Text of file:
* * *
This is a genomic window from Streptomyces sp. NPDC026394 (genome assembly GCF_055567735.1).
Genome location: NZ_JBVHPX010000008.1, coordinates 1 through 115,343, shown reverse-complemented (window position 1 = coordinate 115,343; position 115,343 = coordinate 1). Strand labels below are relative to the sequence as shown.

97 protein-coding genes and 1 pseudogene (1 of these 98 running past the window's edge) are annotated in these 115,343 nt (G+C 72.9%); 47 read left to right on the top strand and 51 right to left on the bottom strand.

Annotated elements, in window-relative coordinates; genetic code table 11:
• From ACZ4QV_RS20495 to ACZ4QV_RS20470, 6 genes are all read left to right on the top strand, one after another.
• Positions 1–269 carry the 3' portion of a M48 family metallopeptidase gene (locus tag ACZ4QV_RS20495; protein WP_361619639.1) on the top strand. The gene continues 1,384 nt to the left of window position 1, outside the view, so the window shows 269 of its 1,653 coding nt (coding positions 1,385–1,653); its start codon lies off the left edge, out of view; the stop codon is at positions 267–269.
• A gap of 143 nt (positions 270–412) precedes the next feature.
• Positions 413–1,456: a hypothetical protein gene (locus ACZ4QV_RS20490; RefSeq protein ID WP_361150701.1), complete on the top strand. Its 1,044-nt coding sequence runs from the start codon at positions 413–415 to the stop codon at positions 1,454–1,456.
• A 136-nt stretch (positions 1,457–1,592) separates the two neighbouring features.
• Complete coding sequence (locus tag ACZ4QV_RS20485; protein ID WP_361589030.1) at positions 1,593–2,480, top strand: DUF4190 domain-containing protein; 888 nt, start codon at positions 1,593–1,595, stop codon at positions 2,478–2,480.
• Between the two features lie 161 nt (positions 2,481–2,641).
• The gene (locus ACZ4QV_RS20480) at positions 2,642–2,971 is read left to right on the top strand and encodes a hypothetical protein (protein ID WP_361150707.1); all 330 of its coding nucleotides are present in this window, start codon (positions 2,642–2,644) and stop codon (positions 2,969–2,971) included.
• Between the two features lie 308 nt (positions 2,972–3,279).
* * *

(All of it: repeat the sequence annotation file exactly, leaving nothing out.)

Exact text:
This is a genomic window from Streptomyces sp. NPDC026394 (genome assembly GCF_055567735.1).
Genome location: NZ_JBVHPX010000008.1, coordinates 1 through 115,343, shown reverse-complemented (window position 1 = coordinate 115,343; position 115,343 = coordinate 1). Strand labels below are relative to the sequence as shown.

97 protein-coding genes and 1 pseudogene (1 of these 98 running past the window's edge) are annotated in these 115,343 nt (G+C 72.9%); 47 read left to right on the top strand and 51 right to left on the bottom strand.

Annotated elements, in window-relative coordinates; genetic code table 11:
• From ACZ4QV_RS20495 to ACZ4QV_RS20470, 6 genes are all read left to right on the top strand, one after another.
• Positions 1–269 carry the 3' portion of a M48 family metallopeptidase gene (locus tag ACZ4QV_RS20495; protein WP_361619639.1) on the top strand. The gene continues 1,384 nt to the left of window position 1, outside the view, so the window shows 269 of its 1,653 coding nt (coding positions 1,385–1,653); its start codon lies off the left edge, out of view; the stop codon is at positions 267–269.
• A gap of 143 nt (positions 270–412) precedes the next feature.
• Positions 413–1,456: a hypothetical protein gene (locus ACZ4QV_RS20490; RefSeq protein ID WP_361150701.1), complete on the top strand. Its 1,044-nt coding sequence runs from the start codon at positions 413–415 to the stop codon at positions 1,454–1,456.
• A 136-nt stretch (positions 1,457–1,592) separates the two neighbouring features.
• Complete coding sequence (locus tag ACZ4QV_RS20485; protein ID WP_361589030.1) at positions 1,593–2,480, top strand: DUF4190 domain-containing protein; 888 nt, start codon at positions 1,593–1,595, stop codon at positions 2,478–2,480.
• Between the two features lie 161 nt (positions 2,481–2,641).
• The gene (locus ACZ4QV_RS20480) at positions 2,642–2,971 is read left to right on the top strand and encodes a hypothetical protein (protein ID WP_361150707.1); all 330 of its coding nucleotides are present in this window, start codon (positions 2,642–2,644) and stop codon (positions 2,969–2,971) included.
• Between the two features lie 308 nt (positions 2,972–3,279).